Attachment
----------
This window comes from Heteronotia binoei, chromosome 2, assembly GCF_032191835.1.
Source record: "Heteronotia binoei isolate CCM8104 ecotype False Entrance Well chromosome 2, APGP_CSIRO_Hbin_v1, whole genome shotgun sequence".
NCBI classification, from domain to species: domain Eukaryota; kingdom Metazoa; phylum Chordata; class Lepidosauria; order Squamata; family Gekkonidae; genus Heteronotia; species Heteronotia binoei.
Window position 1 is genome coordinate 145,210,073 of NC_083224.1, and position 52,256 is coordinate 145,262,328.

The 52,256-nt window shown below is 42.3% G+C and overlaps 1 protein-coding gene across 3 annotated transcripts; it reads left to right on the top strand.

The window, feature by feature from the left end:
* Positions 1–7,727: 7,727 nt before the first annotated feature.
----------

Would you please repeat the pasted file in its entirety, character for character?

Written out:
This window comes from Heteronotia binoei, chromosome 2, assembly GCF_032191835.1.
Source record: "Heteronotia binoei isolate CCM8104 ecotype False Entrance Well chromosome 2, APGP_CSIRO_Hbin_v1, whole genome shotgun sequence".
NCBI classification, from domain to species: domain Eukaryota; kingdom Metazoa; phylum Chordata; class Lepidosauria; order Squamata; family Gekkonidae; genus Heteronotia; species Heteronotia binoei.
Window position 1 is genome coordinate 145,210,073 of NC_083224.1, and position 52,256 is coordinate 145,262,328.

The 52,256-nt window shown below is 42.3% G+C and overlaps 1 protein-coding gene across 3 annotated transcripts; it reads left to right on the top strand.

The window, feature by feature from the left end:
* Positions 1–7,727: 7,727 nt before the first annotated feature.